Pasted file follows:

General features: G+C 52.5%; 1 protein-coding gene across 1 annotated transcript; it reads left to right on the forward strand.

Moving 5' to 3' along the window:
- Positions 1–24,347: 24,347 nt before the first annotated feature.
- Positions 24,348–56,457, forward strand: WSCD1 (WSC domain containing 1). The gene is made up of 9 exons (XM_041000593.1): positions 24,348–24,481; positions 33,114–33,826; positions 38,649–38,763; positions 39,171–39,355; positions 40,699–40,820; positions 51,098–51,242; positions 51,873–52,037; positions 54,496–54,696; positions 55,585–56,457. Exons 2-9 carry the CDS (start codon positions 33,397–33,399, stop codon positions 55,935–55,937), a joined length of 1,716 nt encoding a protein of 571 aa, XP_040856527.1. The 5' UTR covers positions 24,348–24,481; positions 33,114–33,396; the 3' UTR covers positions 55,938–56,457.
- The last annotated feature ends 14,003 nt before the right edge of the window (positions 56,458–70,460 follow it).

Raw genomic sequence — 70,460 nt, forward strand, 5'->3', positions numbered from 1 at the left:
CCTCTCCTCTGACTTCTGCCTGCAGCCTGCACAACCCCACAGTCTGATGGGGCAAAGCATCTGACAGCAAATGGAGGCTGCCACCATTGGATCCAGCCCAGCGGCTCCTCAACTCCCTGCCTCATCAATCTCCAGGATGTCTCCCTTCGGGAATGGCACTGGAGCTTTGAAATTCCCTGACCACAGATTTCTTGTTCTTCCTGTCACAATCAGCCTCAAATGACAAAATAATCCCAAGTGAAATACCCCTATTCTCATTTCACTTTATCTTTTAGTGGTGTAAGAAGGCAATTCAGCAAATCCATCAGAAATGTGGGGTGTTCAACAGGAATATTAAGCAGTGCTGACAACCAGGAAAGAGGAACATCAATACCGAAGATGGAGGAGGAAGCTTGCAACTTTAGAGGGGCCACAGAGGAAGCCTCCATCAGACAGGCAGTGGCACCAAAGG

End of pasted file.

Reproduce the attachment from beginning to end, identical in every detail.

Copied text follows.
General features: G+C 52.5%; 1 protein-coding gene across 1 annotated transcript; it reads left to right on the forward strand.

Moving 5' to 3' along the window:
- Positions 1–24,347: 24,347 nt before the first annotated feature.
- Positions 24,348–56,457, forward strand: WSCD1 (WSC domain containing 1). The gene is made up of 9 exons (XM_041000593.1): positions 24,348–24,481; positions 33,114–33,826; positions 38,649–38,763; positions 39,171–39,355; positions 40,699–40,820; positions 51,098–51,242; positions 51,873–52,037; positions 54,496–54,696; positions 55,585–56,457. Exons 2-9 carry the CDS (start codon positions 33,397–33,399, stop codon positions 55,935–55,937), a joined length of 1,716 nt encoding a protein of 571 aa, XP_040856527.1. The 5' UTR covers positions 24,348–24,481; positions 33,114–33,396; the 3' UTR covers positions 55,938–56,457.
- The last annotated feature ends 14,003 nt before the right edge of the window (positions 56,458–70,460 follow it).

Raw genomic sequence — 70,460 nt, forward strand, 5'->3', positions numbered from 1 at the left:
CCTCTCCTCTGACTTCTGCCTGCAGCCTGCACAACCCCACAGTCTGATGGGGCAAAGCATCTGACAGCAAATGGAGGCTGCCACCATTGGATCCAGCCCAGCGGCTCCTCAACTCCCTGCCTCATCAATCTCCAGGATGTCTCCCTTCGGGAATGGCACTGGAGCTTTGAAATTCCCTGACCACAGATTTCTTGTTCTTCCTGTCACAATCAGCCTCAAATGACAAAATAATCCCAAGTGAAATACCCCTATTCTCATTTCACTTTATCTTTTAGTGGTGTAAGAAGGCAATTCAGCAAATCCATCAGAAATGTGGGGTGTTCAACAGGAATATTAAGCAGTGCTGACAACCAGGAAAGAGGAACATCAATACCGAAGATGGAGGAGGAAGCTTGCAACTTTAGAGGGGCCACAGAGGAAGCCTCCATCAGACAGGCAGTGGCACCAAAGG